• McCaffery, PJ, Adams, J, Maden, M & Rosa-Molinar, E 2003, 'Too much of a good thing: retinoic acid as an endogenous regulator of neural differentiation and exogenous teratogen', European Journal of Neuroscience, vol. 18, no. 3, pp. 457-472. [Online] DOI:
  • McCaffery, P, Evans, J, Koul, O, Volpert, A, Reid, K & Ullman, MD 2002, 'Retinoid quantification by HPLC/MS(n)', Journal of Lipid Research, vol. 43, no. 7, pp. 1143-9.
  • Berggren, K, Ezerman, EB, McCaffery, P & Forehand, CJ 2001, 'Expression and regulation of the retinoic acid synthetic enzyme RALDH-2 in the embryonic chicken wing', Developmental Dynamics, vol. 222, no. 1, pp. 1-16. [Online] DOI:
  • Smith, D, Wagner, E, Koul, O, McCaffery, P & Dräger, UC 2001, 'Retinoic acid synthesis for the developing telencephalon', Cerebral Cortex, vol. 11, no. 10, pp. 894-905. [Online] DOI:
  • Mey, J, McCaffery, P & Klemeit, M 2001, 'Sources and sink of retinoic acid in the embryonic chick retina: distribution of aldehyde dehydrogenase activities, CRABP-I, and sites of retinoic acid inactivation', Developmental Brain Research, vol. 127, no. 2, pp. 135-148. [Online] DOI:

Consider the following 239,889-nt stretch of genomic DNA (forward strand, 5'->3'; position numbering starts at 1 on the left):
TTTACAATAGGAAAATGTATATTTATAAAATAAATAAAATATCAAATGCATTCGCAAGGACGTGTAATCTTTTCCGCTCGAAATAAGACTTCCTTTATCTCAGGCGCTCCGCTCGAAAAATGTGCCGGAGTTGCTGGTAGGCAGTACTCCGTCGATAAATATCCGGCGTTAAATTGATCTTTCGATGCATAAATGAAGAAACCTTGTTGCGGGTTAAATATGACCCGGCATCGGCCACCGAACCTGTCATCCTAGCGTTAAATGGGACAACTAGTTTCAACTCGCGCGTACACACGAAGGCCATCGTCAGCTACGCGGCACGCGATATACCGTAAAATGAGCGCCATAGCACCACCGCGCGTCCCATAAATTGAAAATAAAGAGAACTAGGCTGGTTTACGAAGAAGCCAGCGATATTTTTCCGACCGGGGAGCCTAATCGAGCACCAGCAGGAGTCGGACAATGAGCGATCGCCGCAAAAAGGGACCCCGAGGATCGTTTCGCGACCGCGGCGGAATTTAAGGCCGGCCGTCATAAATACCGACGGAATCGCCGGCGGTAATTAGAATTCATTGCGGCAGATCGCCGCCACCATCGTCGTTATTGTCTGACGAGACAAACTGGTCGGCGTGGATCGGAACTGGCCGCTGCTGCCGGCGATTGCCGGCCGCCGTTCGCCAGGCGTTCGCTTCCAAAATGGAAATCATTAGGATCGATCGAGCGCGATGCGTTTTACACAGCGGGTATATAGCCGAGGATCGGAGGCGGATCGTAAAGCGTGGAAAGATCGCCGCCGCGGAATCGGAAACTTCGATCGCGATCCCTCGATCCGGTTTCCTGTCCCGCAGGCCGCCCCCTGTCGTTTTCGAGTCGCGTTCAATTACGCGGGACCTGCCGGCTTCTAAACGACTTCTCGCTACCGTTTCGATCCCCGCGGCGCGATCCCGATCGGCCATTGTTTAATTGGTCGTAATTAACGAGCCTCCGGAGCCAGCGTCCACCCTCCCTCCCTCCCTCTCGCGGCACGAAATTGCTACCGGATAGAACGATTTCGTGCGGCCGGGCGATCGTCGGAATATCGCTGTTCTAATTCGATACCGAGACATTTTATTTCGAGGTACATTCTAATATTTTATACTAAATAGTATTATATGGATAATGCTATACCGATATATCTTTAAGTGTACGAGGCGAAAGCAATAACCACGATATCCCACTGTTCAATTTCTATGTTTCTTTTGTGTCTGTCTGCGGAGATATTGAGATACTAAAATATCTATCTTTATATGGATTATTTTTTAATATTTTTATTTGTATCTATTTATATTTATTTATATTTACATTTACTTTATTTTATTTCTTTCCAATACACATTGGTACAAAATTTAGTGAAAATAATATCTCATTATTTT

• Berkovitz, BK, Maden, M, McCaffery, PJA & Barrett, AW 2001, 'The distribution of retinaldehyde dehydrogenase-2 in rat and human orodental tissues', Archives of Oral Biology, vol. 46, no. 12, pp. 1099-104.
  • McCaffery, PJA, Andreola, F, Giandomenico, V & De Luca, LM 2001, Vitamin A and Gene Expresion. in N Moustaid Moussa & CD Berdanier (eds), Expression in Nutrient-Gene Interaction in Health and Disease . 2nd ed. edn, CRC Series in Modern Nutrition, CRC Press, Boca Raton, Florida, USA, pp. 283.
  • Ross, SA, McCaffery, PJ, Drager, UC & De Luca, LM 2000, 'Retinoids in embryonal development', Physiological Reviews, vol. 80, no. 3, pp. 1021-1054.